Developmental Impact of ”Silent” Ear Health Conditions (2011), Autism Science Digest

The autism epidemic now claims an estimated 1 in 110 children in the United States, according to the Centers for Disease Control and Prevention (CDC, 2010). Although a variety of causes are being investigated, it is suspected that more than one factor is responsible. Kelly Dorfman, MS, a licensed nutritionist and co-founder of Developmental Delay Resources, has coined the term post-traumatic ear infection syndrome (PTEIS) to refer to children who are apparently normal at birth but in the aftermath of chronic ear infections and inflammation go on to develop auditory processing problems and developmental delays. For children on the autism spectrum, there may be a subgroup of such children for whom chronic ear infections and undiagnosed episodes of middle ear fluid and negative pressure are among the factors contributing to their developmental disabilities (Dorfman, 2004).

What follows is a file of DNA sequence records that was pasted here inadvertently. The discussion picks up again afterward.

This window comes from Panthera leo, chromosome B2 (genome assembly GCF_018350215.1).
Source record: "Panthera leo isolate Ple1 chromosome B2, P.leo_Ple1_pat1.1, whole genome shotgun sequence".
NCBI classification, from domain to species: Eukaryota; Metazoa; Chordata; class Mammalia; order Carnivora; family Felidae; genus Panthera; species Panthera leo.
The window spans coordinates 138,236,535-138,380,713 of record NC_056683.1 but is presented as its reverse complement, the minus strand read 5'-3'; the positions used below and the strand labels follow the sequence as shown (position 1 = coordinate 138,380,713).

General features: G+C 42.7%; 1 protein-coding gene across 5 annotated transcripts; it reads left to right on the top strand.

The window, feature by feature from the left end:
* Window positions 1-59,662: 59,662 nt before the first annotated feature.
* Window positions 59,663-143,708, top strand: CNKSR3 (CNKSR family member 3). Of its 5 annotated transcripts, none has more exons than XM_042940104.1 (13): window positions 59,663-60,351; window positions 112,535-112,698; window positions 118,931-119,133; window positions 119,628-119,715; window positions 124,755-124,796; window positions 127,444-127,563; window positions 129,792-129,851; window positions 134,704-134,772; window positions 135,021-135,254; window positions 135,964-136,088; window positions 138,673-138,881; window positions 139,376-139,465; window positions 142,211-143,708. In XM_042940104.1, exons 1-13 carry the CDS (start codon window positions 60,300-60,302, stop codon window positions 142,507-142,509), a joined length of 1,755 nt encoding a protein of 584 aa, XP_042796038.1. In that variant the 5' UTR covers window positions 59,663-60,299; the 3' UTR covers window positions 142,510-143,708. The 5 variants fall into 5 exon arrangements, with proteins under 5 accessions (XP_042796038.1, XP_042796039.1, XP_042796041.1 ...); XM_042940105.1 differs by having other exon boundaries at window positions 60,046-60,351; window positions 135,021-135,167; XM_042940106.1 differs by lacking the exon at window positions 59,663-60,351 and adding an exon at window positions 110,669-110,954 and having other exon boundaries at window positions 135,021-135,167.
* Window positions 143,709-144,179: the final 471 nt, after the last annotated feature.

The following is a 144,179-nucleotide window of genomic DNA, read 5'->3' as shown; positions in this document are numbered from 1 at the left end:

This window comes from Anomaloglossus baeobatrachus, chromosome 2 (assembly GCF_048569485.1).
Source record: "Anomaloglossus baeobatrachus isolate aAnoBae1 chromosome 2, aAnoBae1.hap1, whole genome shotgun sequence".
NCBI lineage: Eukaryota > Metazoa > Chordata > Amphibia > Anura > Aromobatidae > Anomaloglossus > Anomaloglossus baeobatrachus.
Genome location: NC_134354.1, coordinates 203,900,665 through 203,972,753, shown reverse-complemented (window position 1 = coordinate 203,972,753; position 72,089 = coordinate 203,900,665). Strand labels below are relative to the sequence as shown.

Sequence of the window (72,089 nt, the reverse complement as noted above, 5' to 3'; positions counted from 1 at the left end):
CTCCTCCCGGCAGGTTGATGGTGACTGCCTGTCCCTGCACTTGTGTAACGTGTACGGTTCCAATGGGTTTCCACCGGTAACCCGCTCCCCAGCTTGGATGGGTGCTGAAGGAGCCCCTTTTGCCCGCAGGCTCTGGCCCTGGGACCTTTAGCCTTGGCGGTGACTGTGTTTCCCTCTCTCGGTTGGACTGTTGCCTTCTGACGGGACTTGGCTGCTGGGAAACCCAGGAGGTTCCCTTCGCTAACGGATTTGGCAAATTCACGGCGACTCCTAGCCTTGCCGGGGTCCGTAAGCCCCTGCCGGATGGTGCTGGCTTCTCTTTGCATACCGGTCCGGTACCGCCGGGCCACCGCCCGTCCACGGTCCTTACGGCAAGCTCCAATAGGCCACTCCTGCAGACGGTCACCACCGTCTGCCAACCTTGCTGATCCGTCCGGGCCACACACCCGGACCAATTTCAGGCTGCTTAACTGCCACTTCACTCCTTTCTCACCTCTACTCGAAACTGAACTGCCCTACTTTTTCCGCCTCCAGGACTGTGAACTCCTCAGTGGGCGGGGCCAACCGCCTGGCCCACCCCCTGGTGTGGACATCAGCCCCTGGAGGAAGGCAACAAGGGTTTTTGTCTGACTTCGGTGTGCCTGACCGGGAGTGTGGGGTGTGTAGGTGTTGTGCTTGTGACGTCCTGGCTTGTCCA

Unfortunately, otitis media, or middle ear inflammation, has become so common that many parents accept it as a normal condition of childhood. Parents therefore may not take the necessary step of learning more about its causes and what can be done to intervene and stop the chronic cycle of disease. When parents understand that “common” does not mean “normal,” they become more involved in seeking treatment directed at the underlying causes. When, in addition, parents understand the potential impact of recurrent middle ear inflammation on their child’s development, they are more likely to vigorously seek to put an end to the problem.

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